The film’s director was banned from the set the day of the tap-dance scene. To ensure no interference in his directorial vision, Kelly only allowed six people to be present, including himself and Newton-John: Kenny Ortega, the director of photography, sound guy, and lighting person. Robert Greenwald was not allowed to be on the closed sound stage.

Kelly thought the film had all the elements to be amazing. “Gene thought the idea was marvelous,” said Kelly’s widow, Patricia. “It was the blending of the old-fashioned musical with fantasy, but it just didn’t come off, he said.”

A 67-year-old roller skating?? And you don’t show all of it?? Not only does Gene Kelly effortlessly dance throughout the film at his senior age, he roller skates with equal ease. He told Newton-John that he had been roller (and ice!) skating since he was a kid and had always loved it. Kelly’s widow, Pat, said the dancer was annoyed that they “cut his legs off” – you’ve got a 67-year-old man doing all his own roller skating and they show him from the waist up during most of the scene!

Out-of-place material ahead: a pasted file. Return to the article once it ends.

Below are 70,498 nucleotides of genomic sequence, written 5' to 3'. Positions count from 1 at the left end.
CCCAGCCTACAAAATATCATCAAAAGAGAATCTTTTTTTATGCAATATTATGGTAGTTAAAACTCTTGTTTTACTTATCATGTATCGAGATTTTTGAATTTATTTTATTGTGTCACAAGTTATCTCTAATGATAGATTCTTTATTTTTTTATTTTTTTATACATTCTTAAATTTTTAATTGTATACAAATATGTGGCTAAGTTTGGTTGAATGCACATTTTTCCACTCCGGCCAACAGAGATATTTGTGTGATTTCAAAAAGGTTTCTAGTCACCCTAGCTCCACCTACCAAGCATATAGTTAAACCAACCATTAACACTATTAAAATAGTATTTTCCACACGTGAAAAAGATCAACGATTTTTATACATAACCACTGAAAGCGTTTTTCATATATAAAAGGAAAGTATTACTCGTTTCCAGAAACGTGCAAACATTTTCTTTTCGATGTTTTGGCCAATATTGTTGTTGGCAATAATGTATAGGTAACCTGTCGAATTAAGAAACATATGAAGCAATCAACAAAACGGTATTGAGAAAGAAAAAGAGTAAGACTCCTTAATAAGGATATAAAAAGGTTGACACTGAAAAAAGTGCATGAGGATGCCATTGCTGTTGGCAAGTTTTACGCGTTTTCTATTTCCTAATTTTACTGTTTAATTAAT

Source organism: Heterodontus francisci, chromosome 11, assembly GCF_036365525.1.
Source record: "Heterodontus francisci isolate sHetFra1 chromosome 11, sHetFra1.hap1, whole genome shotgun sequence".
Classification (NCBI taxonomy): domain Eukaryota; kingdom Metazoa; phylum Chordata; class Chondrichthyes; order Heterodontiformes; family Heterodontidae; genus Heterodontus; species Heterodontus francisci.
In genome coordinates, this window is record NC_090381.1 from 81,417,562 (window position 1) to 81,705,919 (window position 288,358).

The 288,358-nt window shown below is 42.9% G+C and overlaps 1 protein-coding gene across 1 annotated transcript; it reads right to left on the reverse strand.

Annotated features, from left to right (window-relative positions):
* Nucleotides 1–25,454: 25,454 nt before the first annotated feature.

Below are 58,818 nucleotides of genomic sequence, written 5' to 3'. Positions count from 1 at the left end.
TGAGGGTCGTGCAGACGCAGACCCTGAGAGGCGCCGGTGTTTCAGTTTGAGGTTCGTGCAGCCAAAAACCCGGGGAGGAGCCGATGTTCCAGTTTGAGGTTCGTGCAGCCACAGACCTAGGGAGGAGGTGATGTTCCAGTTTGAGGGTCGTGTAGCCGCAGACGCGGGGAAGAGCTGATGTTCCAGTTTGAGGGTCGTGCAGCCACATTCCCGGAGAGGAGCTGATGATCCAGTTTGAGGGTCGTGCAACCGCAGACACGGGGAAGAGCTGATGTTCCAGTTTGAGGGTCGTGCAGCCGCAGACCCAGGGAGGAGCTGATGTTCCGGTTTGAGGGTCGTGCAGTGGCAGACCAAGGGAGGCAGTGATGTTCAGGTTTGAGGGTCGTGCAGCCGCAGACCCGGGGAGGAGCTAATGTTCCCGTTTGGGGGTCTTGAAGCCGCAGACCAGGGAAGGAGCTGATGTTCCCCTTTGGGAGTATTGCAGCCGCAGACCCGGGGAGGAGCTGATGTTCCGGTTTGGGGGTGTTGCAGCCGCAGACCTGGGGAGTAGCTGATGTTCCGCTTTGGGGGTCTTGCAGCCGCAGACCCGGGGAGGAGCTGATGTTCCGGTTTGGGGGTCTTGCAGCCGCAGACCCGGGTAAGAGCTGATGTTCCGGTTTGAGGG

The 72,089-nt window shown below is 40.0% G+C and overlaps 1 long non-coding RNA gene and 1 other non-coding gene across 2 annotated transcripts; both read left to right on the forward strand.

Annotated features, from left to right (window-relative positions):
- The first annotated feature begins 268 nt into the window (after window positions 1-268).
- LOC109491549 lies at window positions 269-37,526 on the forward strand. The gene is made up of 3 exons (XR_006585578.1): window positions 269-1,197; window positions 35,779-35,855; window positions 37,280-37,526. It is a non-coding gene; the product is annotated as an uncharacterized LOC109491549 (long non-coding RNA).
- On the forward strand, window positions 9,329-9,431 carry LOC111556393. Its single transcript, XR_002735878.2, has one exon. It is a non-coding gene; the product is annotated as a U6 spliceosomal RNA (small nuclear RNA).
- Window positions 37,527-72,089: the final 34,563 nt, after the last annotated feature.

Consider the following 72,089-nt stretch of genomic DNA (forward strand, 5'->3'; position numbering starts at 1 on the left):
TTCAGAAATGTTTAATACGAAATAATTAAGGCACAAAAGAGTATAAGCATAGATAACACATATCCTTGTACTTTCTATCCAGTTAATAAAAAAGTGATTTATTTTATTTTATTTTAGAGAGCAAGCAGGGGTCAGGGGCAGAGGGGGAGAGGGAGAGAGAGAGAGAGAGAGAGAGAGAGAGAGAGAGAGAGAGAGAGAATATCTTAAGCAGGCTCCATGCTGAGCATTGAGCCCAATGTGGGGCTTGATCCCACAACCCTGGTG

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With two megastars in place, the question remained who would complete the trio.

Andy Gibb. The brother of The Bee-Gees had a massive music career of his own and was the heartthrob of the late 1970s. However, the worry was that having two professional singers who were light on acting skills could be a mistake.

Mel Gibson. Olivia Newton-John had recommended a fellow Aussie, then unknown actor Mel Gibson. Her suggestion got no traction.

David Naughton. Naughton was the lead in the popular “Be a Pepper” Dr. Pepper commercials. More relevant, though, he was on the TV miniseries “Makin’ It,” a knockoff of Saturday Night Fever; he recorded the disco theme song (also called “Makin’ It”) that was a hit.

Larry Gordon and Joel Silver were impressed with an actor from their last film. Michael Beck starred in Gordon and Silver's previous collaboration, The Warriors. Beck had classical acting training, which they thought would help balance Newton-John’s lack of acting experience.